wherein there is an ultimate gift in favor of a charity.
• Section 5 of the Act defines “Transfer of Property” as “In the
following sections ‘transfer of property’ means an act by which a
living person conveys property in present or in future, to one or
more other living person, or to himself, and one or more other living
persons, and “to transfer property” is to perform such act.
• The analysis of definition:-
i. An act which
ii. A living person
iii. Conveys
iv. In present or future
v. Property
vi. To another living person or himself
1. Living Person - In this section “Living Person” includes human
person or a juristic person. Juristic persons are Companies, Firms,
Corporations, University which although are not human but law
incorporates personality to them.
• The living person the transferor must be in existence at time of
making of the transfer.
Raghubir Singh v. Jai Indra Bhadur Singh A.I.R 1919 P.C 55
Court has not been regarded as ‘living person’ therefore, transfer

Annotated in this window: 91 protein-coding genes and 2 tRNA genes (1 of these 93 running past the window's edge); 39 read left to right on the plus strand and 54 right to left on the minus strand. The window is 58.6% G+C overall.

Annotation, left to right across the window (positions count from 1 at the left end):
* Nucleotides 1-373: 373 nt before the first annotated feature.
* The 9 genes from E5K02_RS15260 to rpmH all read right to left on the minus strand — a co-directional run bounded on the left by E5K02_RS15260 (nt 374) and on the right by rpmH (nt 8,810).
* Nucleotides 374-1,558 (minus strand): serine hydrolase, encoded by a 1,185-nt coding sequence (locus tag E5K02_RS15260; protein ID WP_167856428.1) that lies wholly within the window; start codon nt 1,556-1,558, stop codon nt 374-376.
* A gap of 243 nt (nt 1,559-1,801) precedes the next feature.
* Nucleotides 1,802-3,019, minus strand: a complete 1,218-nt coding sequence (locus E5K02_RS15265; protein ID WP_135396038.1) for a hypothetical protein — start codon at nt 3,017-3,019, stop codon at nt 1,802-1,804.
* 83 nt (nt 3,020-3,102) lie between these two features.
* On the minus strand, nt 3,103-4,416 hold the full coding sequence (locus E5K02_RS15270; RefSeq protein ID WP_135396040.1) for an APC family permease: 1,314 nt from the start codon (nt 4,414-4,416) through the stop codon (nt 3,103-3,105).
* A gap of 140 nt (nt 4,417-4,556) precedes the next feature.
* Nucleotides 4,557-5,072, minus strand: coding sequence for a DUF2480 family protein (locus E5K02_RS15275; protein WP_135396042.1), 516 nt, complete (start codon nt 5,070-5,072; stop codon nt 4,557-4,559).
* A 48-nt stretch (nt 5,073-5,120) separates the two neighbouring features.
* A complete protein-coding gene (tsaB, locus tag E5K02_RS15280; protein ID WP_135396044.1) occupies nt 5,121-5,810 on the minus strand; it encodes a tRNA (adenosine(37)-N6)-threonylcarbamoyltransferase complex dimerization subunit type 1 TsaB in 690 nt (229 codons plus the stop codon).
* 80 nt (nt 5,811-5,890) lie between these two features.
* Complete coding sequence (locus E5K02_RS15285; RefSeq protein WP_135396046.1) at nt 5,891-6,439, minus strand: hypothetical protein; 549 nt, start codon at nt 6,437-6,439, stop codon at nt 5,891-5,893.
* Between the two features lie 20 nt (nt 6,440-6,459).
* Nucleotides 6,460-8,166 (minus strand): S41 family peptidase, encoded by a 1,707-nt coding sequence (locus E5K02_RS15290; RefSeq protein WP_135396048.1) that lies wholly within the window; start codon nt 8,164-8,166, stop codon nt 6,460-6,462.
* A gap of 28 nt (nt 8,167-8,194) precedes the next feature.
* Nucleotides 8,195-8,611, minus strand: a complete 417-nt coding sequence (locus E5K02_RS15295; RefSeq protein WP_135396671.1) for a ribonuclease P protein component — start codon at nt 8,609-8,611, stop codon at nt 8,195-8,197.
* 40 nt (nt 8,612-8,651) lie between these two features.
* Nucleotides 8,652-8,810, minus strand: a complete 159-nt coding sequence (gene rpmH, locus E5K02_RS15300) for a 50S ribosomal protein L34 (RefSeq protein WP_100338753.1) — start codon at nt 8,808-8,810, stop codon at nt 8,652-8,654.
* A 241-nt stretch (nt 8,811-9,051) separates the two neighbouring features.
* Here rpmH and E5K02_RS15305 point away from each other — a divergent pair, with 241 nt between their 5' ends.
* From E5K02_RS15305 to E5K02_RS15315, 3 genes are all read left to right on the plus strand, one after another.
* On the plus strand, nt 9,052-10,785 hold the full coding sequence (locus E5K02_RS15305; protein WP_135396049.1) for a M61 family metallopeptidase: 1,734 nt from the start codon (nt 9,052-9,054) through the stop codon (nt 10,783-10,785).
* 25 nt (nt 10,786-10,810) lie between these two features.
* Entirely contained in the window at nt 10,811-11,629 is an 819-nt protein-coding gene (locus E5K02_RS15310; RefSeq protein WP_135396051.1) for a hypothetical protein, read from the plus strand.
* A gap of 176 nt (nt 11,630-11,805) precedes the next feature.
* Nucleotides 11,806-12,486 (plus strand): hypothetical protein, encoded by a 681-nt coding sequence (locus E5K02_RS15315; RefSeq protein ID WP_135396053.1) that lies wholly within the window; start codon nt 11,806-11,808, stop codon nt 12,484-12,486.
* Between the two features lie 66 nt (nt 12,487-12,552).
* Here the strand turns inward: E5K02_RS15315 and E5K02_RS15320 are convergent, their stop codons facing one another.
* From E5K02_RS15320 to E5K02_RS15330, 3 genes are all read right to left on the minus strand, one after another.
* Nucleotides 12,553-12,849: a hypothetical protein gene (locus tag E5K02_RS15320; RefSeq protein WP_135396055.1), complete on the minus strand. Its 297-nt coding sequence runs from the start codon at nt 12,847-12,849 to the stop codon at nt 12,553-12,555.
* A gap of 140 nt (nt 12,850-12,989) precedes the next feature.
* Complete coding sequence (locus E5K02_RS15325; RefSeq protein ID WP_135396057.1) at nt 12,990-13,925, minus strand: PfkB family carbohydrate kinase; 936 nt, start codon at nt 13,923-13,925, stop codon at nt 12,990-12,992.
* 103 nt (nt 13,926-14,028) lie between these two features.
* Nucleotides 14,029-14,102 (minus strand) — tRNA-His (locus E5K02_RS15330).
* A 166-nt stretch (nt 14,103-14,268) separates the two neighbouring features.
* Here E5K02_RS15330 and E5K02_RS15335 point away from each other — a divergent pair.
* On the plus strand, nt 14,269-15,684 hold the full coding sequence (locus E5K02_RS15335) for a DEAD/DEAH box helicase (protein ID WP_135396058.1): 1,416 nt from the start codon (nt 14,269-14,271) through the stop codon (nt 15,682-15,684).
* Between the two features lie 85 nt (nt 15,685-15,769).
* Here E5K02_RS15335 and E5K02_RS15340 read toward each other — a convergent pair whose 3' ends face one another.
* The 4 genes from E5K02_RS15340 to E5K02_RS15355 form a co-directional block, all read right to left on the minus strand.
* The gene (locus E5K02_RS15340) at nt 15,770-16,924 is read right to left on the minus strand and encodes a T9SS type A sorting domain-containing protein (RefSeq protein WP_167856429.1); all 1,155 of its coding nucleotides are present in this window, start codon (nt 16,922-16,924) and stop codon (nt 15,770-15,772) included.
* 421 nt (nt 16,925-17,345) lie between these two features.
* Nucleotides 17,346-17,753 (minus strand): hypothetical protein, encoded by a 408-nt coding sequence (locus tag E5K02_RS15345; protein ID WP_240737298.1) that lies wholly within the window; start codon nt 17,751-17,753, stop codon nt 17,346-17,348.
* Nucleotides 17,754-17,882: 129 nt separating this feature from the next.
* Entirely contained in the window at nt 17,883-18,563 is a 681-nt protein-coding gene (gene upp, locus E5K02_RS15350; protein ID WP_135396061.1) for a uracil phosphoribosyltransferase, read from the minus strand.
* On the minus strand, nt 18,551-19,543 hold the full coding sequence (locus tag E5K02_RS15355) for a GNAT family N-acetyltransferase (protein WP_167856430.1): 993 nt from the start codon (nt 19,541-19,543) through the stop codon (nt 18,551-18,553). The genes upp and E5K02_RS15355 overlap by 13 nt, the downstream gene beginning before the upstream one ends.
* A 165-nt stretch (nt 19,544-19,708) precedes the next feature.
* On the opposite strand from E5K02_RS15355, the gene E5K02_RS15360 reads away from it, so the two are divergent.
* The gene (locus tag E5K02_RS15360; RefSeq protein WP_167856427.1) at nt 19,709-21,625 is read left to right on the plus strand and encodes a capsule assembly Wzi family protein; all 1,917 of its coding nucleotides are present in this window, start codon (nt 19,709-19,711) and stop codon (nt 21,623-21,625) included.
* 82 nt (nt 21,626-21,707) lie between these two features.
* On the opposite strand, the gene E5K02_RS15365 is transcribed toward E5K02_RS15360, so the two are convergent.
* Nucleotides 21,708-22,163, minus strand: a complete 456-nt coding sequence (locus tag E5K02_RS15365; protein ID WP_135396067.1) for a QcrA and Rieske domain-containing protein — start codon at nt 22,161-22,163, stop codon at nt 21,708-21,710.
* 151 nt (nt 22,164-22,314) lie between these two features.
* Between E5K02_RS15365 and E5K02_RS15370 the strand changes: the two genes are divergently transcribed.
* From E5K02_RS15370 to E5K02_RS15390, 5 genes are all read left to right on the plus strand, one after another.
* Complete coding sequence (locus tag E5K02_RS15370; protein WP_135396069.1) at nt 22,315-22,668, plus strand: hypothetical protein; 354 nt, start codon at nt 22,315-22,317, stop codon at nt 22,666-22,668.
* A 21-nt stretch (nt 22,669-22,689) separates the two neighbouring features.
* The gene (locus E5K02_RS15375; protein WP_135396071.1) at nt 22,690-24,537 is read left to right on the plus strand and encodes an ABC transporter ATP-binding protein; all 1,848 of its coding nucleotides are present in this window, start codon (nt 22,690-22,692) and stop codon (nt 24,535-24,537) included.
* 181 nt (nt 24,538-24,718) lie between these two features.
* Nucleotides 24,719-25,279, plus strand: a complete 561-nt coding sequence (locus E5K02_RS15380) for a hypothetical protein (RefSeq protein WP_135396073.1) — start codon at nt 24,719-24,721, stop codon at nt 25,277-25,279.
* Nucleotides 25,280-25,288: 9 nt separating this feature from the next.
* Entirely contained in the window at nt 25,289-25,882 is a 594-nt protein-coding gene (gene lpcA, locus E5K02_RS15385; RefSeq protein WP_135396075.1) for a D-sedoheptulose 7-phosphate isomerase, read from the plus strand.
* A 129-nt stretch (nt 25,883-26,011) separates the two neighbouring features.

made by the order to the court (e.g. Court-sale) is not a transfer of
property within the meaning of transfer of Property Act.
2. Conveys – in transfer of property act the living person conveys the
property. Conveyance means any act of the transferor by which
certain new titles or interests are created in favor of the transferee.
Official Assignee, Madras v. Tehmina Dinshaw Tehrani A.I.R. 1972 Mad. 187
The word conveys includes any form of assurance inter vivos in which some
interest is created in favor of the transferee.
Samrathi Devi v. Parasuram A.I.R 1975 Pat. 140
Conveyance necessarily implies that the transferor has the title or interest which he
is transferring. He cannot convey an interest which he himself does not have at time
of conveyance.
3. In present or future – a transfer of property may be made so as to take place
with immediate effect or to take effect or to take place on a future date. A transferor is
free to transfer a property also upon fulfillment of certain conditions.
Ex – A makes gift of his watch to B provided B gets first division in the next
examination. Here although the gift has been declared today but it shall take effect
only if B gets first division, this is called conditional transfer.
4. Property - The word “property” has not been defined in the Act, but it has a
very wide meaning and includes properties of all descriptions. It includes movable
properties such as case, books, etc., and includes immovable properties also such as
lands or houses. It also includes intangible properties such as ownership, tenancy,
right to catch fish, actionable acclaims or other beneficial interest in property.